Sunrise With Willie Nelson, Mickey Newbury And Darrell Royal
Courtesy of Lynda Higdon
Back when Willie Nelson had returned to Austin from Nashville and suddenly become the hillbilly crown prince of the Live Music Capital of the World - which was not yet known by that somewhat dubious nickname - one of his most visible supporters was then-University of Texas football coach Darrell K. Royal.
Like Nelson, Royal was known to frequent Hill's Restaurant with the likes of John Henry Faulk, Bud Shrake and other Austin notables and incorrigibles, and had a passion not only for country music but for golf. After his retirement as head coach in 1976, Royal also became known for his chaotic charity golf tournaments, which featured a hodgepodge of entertainers, sports figures and jet-setters.
One of the best (or worst) features of Facebook is the ease of reconnecting with people from past lives. Not long after Lonesome, Onry and Mean got on Facebook, we friended a former Permian High School classmate, Lynda Higdon of Granbury. One day Higdon sent an inbox note that said to look at a photo she had just posted on her wall.
Well, LOM almost fell out of his chair when we saw a smiling Higdon with none other than Willie Nelson. Her story goes like this:
Mas Musica! featuring La Gusana Ciega, Porter, Siddhartha
TicketsSun., Oct. 2, 6:00pm
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TicketsSun., Oct. 2, 7:00pm
Nathaniel Rateliff and the Night Sweats
TicketsMon., Oct. 3, 7:00pm
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TicketsMon., Oct. 3, 8:00pm
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Higdon was asked by her friend Kay Maugham - a descendant of British novelist W. Somerset Maugham - if she'd like to accompany her to Royal's charity golf tournament at the almost-new Woodlands Country Club. Maugham had a press pass and could invite one guest, so Higdon found herself careening around on golf carts, drinking beer and talking with none other than Darrell Royal and Willie Nelson.
"It was hilarious," Higdon recalls. "Everyone was just having a great time, a lot of laughing and talking trash about who was the worst golfer."
The tournaments always included an evening musical performance, and Willie was the headliner in 1978. Maugham wasn't able to get her a pass for an actual seat, so Higdon ended up standing in a hallway off the side of the stage and seeing what she describes as an amazing performance.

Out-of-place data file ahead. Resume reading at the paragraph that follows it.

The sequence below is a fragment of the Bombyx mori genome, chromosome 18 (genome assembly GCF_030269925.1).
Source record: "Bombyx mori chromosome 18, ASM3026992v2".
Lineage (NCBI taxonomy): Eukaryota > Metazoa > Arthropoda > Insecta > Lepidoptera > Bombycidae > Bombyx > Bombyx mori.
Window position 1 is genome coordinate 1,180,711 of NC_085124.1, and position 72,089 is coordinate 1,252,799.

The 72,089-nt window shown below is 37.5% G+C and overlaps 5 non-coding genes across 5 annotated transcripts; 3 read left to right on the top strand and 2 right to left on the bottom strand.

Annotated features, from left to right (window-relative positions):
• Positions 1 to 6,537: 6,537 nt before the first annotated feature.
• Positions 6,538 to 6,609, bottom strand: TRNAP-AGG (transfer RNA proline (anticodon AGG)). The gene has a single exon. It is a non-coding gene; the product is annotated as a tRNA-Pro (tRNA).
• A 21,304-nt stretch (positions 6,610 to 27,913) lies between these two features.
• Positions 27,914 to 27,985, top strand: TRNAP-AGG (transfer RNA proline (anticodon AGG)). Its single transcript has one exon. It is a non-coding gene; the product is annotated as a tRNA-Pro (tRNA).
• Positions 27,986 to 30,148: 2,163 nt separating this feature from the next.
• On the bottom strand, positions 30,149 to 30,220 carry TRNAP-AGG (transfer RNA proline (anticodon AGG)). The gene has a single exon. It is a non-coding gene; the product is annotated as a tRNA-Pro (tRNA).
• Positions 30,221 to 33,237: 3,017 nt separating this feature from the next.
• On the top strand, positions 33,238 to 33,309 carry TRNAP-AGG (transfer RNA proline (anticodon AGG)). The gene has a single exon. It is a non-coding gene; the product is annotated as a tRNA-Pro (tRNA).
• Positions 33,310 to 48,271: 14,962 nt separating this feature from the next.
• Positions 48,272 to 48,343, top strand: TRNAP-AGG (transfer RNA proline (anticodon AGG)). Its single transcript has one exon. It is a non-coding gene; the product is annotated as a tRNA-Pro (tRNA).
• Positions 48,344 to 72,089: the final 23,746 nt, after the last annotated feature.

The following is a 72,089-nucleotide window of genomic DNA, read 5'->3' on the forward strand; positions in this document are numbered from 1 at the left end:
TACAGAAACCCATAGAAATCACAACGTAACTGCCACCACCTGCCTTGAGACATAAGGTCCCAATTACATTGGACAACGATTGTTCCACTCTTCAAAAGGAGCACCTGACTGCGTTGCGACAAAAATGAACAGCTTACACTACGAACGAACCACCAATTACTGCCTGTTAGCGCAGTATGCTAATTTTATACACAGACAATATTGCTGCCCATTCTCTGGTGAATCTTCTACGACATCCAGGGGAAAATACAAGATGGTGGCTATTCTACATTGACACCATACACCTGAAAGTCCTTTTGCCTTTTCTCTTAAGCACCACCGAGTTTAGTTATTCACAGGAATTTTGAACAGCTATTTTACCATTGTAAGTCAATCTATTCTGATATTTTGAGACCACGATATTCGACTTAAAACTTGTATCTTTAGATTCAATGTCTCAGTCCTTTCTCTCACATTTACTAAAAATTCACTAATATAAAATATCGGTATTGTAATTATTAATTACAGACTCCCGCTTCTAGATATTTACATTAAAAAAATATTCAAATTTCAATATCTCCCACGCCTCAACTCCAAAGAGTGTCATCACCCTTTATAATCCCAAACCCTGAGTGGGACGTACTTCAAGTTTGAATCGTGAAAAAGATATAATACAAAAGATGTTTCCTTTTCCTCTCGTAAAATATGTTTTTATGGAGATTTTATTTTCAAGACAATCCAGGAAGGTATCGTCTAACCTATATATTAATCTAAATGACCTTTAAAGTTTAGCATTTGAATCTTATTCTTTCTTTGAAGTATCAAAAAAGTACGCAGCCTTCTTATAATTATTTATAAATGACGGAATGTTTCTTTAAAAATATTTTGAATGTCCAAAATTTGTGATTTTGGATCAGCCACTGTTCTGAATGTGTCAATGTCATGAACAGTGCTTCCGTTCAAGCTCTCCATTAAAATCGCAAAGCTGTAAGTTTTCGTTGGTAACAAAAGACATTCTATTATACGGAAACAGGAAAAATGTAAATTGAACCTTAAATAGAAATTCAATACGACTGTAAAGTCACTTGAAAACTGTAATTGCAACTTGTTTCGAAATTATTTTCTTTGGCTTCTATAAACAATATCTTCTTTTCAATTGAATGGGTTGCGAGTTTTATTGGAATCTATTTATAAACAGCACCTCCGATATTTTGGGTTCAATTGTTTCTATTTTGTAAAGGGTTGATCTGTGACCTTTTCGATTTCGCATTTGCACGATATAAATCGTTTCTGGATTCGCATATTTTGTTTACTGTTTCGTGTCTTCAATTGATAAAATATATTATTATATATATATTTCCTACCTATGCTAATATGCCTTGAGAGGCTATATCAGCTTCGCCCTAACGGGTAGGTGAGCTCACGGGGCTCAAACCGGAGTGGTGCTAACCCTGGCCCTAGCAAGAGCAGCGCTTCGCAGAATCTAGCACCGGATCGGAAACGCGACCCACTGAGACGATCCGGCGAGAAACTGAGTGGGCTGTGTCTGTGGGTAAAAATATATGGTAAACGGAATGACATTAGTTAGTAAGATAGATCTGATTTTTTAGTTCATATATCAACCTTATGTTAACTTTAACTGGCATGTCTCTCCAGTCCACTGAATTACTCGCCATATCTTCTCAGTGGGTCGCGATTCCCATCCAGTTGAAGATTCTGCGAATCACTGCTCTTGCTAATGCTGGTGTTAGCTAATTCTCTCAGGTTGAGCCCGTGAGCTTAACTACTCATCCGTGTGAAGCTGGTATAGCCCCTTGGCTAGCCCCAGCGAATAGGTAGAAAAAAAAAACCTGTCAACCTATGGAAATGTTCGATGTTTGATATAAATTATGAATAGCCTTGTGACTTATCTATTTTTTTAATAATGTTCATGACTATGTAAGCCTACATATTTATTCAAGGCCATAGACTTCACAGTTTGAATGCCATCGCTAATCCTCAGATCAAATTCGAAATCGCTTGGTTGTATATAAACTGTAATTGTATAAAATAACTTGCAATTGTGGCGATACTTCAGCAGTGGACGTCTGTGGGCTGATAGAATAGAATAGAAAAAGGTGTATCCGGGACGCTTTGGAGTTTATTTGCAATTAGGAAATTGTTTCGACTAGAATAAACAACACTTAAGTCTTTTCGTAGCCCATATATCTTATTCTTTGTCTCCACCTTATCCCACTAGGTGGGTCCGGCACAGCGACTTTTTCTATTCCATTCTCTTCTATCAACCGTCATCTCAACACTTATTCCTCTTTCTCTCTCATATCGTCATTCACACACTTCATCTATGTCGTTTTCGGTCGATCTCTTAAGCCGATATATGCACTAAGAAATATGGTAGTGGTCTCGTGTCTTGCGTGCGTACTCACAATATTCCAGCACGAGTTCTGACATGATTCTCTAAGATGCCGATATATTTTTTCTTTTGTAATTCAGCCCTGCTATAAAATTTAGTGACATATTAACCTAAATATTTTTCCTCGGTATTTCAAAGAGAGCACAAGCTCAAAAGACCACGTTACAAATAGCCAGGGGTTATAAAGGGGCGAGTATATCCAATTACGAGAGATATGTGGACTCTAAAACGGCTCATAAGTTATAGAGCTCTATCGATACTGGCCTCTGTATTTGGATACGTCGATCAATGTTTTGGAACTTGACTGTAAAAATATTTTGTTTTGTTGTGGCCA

Afterwards, she and a handful of other civilians were invited to Coach Royal's hotel room for an informal picking party.
So Higdon found herself in the company of Royal, his wife and son, Willie, Hank Cochran, Johnny Bush, Mickey Newbury and several other musicians whose names she can't recall.
"They had their individual instruments, and each guy took a turn singing several songs," she says. "The rest of us sat around on the floor, being quiet as little mice, and just drank it all in. It was an awesome experience.
"I can see it just like it was yesterday and hear the music, Willie strumming his guitar and singing 'Georgia On My Mind,' which he'd just recorded. He also sang 'Blue Eyes Crying in the Rain,' an old favorite of mine.
"Mind you this was immediately after he had just given a two-hour concert, but you would never have known it.
"My main impression was that Willie just enjoyed being there as a person, because he really was like that," Higdon adds. "He truly enjoys just strumming, singing, telling stories and laughing, having a good old time with everyone.
"So the next thing I know, someone says the sun is coming up, and we all gathered at the back sliding door to watch this beautiful sunrise. It was just one of the most amazing nights of my life.
"And, no, I never saw any of that weedy stuff."
Willie Nelson & Family play Verizon Wireless Theatre Friday, February 4. The show is close to selling out.
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